A fundamental organizing feature of the retina is the presence of regularly spaced distributions of neurons, yet we have little knowledge of how this patterning emerges during development. Among these retinal mosaics, the spatial organization of the dopaminergic amacrine cells is unique: using nearest-neighbor and Vornoi domain analysis, we found that the dopaminergic amacrine cells were neither randomly distributed, nor did they achieve the regularity documented for other retinal cell types. Autocorrelation analysis revealed the presence of an exclusion zone surrounding individual dopaminergic amacrine cells and modeling studies confirmed this organization, as the mosaic could be simulated by a minimal distance spacing rule defined by a broad set of parameters. Experimental studies determined the relative contributions of tangential dispersion, fate determination, and cell death in the establishment of this exclusion zone. Clonal boundary analysis and simulations of proximity-driven movement discount tangential dispersion, while data from bcl-2 overexpressing mice rule out feedback-inhibitory fate-deterministic accounts. Cell death, by contrast, appears to eliminate dopaminergic amacrine cells that are within close proximity, thereby establishing the exclusion zone surrounding individual cells and in turn creating their mosaic regularity.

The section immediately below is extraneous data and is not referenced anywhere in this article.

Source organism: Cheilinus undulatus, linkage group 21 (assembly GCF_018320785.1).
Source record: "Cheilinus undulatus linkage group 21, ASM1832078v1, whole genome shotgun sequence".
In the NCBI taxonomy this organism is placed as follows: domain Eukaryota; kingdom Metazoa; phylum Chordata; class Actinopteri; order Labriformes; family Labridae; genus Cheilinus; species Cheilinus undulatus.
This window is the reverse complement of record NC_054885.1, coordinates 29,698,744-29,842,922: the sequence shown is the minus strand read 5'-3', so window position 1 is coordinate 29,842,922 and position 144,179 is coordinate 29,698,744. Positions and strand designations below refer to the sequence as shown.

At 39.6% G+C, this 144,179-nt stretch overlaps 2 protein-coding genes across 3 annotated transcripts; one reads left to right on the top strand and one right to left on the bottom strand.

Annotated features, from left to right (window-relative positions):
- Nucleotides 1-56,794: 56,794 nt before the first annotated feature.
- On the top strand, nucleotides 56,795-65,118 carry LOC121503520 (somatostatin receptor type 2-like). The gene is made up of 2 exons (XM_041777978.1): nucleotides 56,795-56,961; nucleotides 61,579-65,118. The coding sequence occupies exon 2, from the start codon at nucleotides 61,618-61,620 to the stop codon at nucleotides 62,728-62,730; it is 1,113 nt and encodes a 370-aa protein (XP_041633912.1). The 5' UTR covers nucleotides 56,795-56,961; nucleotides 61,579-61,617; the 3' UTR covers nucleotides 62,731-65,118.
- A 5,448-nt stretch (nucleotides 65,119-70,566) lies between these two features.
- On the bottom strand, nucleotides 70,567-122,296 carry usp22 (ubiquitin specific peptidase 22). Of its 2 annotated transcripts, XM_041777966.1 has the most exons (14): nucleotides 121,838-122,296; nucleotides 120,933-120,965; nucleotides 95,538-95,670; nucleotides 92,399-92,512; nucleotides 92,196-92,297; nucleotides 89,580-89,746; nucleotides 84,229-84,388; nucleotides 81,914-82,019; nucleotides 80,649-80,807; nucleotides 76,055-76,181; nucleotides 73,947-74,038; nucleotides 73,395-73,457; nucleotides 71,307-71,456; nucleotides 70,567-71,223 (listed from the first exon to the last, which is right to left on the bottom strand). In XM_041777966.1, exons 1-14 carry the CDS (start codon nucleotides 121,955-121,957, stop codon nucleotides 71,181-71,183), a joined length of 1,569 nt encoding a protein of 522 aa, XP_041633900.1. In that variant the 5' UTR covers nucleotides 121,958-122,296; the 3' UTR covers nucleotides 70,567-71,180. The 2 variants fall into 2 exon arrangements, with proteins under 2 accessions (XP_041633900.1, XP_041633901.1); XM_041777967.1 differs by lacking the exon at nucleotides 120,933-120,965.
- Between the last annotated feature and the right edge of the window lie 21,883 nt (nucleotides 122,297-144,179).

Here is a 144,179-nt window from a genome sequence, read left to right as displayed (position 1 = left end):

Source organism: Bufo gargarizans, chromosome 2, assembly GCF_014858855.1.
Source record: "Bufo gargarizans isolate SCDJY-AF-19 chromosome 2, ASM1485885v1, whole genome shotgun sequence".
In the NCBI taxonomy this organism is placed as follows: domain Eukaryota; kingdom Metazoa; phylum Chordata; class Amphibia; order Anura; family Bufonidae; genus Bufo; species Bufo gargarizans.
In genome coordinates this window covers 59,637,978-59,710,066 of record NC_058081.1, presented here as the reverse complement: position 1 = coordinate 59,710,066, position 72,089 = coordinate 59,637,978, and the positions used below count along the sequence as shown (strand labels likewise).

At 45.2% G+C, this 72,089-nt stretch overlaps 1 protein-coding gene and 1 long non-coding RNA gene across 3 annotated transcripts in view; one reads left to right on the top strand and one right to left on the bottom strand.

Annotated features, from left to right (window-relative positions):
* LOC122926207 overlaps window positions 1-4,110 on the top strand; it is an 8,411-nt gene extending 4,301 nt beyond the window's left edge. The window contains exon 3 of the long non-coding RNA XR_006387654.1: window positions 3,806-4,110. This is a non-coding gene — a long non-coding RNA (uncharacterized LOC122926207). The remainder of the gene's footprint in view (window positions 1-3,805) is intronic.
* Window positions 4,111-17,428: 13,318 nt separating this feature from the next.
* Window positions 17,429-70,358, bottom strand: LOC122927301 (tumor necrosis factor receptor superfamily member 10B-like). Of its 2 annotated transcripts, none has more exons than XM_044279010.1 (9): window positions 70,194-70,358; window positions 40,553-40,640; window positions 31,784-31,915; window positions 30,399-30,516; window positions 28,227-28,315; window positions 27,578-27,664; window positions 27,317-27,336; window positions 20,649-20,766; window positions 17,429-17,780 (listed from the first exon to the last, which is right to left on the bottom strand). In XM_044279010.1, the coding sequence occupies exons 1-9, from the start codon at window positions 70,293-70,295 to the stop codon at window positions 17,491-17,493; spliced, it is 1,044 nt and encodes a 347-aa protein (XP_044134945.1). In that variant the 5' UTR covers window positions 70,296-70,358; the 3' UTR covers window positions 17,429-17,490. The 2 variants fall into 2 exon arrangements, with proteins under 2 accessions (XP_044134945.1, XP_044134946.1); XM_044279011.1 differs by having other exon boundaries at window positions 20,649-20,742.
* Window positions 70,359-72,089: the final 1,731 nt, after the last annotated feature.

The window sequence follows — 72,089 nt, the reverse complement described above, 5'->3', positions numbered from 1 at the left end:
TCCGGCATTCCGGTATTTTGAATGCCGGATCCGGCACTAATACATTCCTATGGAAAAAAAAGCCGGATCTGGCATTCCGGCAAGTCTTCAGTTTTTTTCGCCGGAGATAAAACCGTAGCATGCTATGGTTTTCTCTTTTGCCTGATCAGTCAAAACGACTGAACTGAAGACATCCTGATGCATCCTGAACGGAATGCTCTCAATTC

Copyright 2003 Wiley-Liss, Inc.